Despite a national trend of college admissions officers researching applicants on social media, Texas Tech University said it’s admission’s process doesn’t check applicants’ social media profiles.
Kaplan Test Prep surveyed nearly 400 college admissions officers nationwide about their use of social media. The results of that survey were released on January 13, finding that a record high of 40 percent of the admissions officers said they visit applicants’ social media pages to learn more about them. While more admissions officials are using social networks to learn about applicants, they aren’t necessarily doing checks of applicants’ Facebook accounts all the time. Out of those surveyed, 89 percent say they use social media to look at applicants’ social networks, “rarely” and only 11 percent say they do so “often”
Some of the officers surveyed said that while they used social media to double-check students’ achievements, in some cases, students would send admissions officials links to their accounts to showcase things like art and music. Some officers in the survey even noted that they received anonymous tips about prospective students, encouraging officers to look at social media before admitting them.
Texas Tech admissions officers have heard about these trends before.
“I wasn’t surprised by the statistics at all because social media is everywhere, and we have a tendency in our everyday life to just be on social media and check it,” said Jamie Hansard, director of recruitment and marketing for undergraduate admissions at Texas Tech. Hansard has been working in admissions for seventeen years.
But Texas Tech doesn’t seem to be following the trends the Kaplan study highlights.
“We do not use social media as a factor to render admissions decisions here at Texas Tech, we use a review process to review all of our application files, so we want to make sure we are fair and don’t make any assumptions about any students,” Hansard said. “As a state university we want to make sure we provide access and opportunity to all of our students, and we don’t want to make an assumption about a student that doesn’t have a social media profile. Maybe they don’t have access or something of that nature.”
Hansard believes that students shouldn’t have their social media profiles (or lack thereof) count against them in the admissions process. She added that social media is complicated for admissions officers because it’s not a tool they can use to evaluate every applicant.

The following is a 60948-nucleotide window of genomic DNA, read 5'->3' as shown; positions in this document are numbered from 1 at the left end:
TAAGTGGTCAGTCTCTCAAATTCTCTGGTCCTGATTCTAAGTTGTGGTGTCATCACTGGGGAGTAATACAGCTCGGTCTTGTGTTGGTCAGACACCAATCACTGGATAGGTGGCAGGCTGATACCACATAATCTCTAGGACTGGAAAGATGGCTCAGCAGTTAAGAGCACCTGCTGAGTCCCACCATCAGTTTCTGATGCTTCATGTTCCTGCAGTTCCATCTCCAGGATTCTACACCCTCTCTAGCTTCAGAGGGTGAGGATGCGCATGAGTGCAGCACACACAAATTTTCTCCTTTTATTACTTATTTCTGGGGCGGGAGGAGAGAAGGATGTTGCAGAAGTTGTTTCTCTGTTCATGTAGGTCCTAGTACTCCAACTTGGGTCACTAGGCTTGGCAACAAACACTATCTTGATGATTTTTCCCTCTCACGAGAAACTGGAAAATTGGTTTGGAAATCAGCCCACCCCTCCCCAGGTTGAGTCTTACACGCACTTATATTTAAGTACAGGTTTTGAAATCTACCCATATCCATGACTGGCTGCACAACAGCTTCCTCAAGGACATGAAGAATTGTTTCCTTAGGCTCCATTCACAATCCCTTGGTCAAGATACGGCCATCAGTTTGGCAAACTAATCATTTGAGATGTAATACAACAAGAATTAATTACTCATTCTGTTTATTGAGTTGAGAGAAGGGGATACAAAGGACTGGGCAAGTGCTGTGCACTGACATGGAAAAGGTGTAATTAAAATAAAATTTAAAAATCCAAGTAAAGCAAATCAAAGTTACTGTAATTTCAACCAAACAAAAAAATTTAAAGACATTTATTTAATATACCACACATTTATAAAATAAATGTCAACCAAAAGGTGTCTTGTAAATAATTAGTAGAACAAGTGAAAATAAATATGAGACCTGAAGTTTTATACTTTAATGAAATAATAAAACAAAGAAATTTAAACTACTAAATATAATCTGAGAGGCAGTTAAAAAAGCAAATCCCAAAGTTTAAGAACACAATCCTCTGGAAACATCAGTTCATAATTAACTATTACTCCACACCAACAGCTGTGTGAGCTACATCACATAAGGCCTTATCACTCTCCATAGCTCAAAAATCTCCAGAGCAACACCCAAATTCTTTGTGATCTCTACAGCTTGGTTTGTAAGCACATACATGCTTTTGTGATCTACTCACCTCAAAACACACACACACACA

“You also have to keep in mind the volume that we have [at Texas Tech]– for freshman students alone, we receive almost 23 thousand applications– so the volume would not even allow us to be searching social media profiles,” Hansard explained. She said that with Texas Tech’s application review process, each application is reviewed by multiple admissions staff members. She estimates that the total review process takes around 30 minutes per applicant.
Hansard said the admissions officers she’s met who use social media to learn about applicants tend to come from smaller schools or private universities.
Amongst her admissions colleagues around the country, Hansard said that social media has presented plenty of new questions for their line of work. She has heard many officers wondering where to draw the line between respecting a student’s freedom to post online and garnering information which could be important to admissions decisions.
Hansard believes more universities could be adopting social media as part of their admissions process soon.
“There’s several different platforms and vendors that are creating opportunities for students to create virtual resumes, ” she said. “Part of that is they are able to link all their social media profiles onto that resume, so it makes it a very concise process for the application reviewer.”
Phillip Martinez, a Tech Sophomore, said that when he applied to college in 2013 he expected schools might look at his social media pages.
“I knew that what I posted might potentially get me in trouble in the future, so I didn’t post anything bad or do anything bad, period,” Martinez said. “But there were some of my friends that did post bad things, people are going to look at that, not just in your future education, but also your in your profession.”
He said that social media screening of applicants could help weed out prospective students who might reflect poorly on universities.
“It could be a good thing, just so [those applicants] don’t make the university look bad, [universities] have a right to do it,” Martinez said.
But he also agreed that Texas Tech’s social-media blind admissions seems to give applicants a fair chance.
Hansard added that while the TTU doesn’t review students’ social media pages for admissions, they certainly review the social media pages of their own potential employees– even students who work with the admissions office.
She advised that college applicants use caution with social media, because in this day and age you never know when your private memories could become public knowledge.
“I think as a general rule you should always be cautious about what you’re putting on social media. Just because Texas Tech doesn’t use it in college admissions, as Kaplan shows us, 40 percent of college admission professionals are reviewing social media profiles,” Hansard said. “So wherever you’re applying for admission, they could potentially be looking at your social media profile.”